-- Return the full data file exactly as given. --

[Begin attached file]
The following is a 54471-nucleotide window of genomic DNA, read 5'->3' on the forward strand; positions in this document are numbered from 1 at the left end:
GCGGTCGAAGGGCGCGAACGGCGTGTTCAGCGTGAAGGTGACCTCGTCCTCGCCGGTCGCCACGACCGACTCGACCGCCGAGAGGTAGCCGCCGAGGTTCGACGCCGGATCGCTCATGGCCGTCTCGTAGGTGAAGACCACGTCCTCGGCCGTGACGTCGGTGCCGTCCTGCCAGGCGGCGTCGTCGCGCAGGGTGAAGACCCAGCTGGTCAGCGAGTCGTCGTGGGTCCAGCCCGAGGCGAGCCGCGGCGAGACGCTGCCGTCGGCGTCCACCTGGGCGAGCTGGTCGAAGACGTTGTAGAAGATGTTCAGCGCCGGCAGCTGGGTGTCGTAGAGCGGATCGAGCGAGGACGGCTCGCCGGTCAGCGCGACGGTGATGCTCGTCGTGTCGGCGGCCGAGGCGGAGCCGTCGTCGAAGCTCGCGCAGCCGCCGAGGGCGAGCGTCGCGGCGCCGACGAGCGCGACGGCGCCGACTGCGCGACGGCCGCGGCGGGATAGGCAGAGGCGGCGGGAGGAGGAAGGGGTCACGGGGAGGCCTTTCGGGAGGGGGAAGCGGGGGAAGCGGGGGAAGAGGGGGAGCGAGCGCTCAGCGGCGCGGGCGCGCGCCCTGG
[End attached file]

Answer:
The following is a 54471-nucleotide window of genomic DNA, read 5'->3' on the forward strand; positions in this document are numbered from 1 at the left end:
GCGGTCGAAGGGCGCGAACGGCGTGTTCAGCGTGAAGGTGACCTCGTCCTCGCCGGTCGCCACGACCGACTCGACCGCCGAGAGGTAGCCGCCGAGGTTCGACGCCGGATCGCTCATGGCCGTCTCGTAGGTGAAGACCACGTCCTCGGCCGTGACGTCGGTGCCGTCCTGCCAGGCGGCGTCGTCGCGCAGGGTGAAGACCCAGCTGGTCAGCGAGTCGTCGTGGGTCCAGCCCGAGGCGAGCCGCGGCGAGACGCTGCCGTCGGCGTCCACCTGGGCGAGCTGGTCGAAGACGTTGTAGAAGATGTTCAGCGCCGGCAGCTGGGTGTCGTAGAGCGGATCGAGCGAGGACGGCTCGCCGGTCAGCGCGACGGTGATGCTCGTCGTGTCGGCGGCCGAGGCGGAGCCGTCGTCGAAGCTCGCGCAGCCGCCGAGGGCGAGCGTCGCGGCGCCGACGAGCGCGACGGCGCCGACTGCGCGACGGCCGCGGCGGGATAGGCAGAGGCGGCGGGAGGAGGAAGGGGTCACGGGGAGGCCTTTCGGGAGGGGGAAGCGGGGGAAGCGGGGGAAGAGGGGGAGCGAGCGCTCAGCGGCGCGGGCGCGCGCCCTGG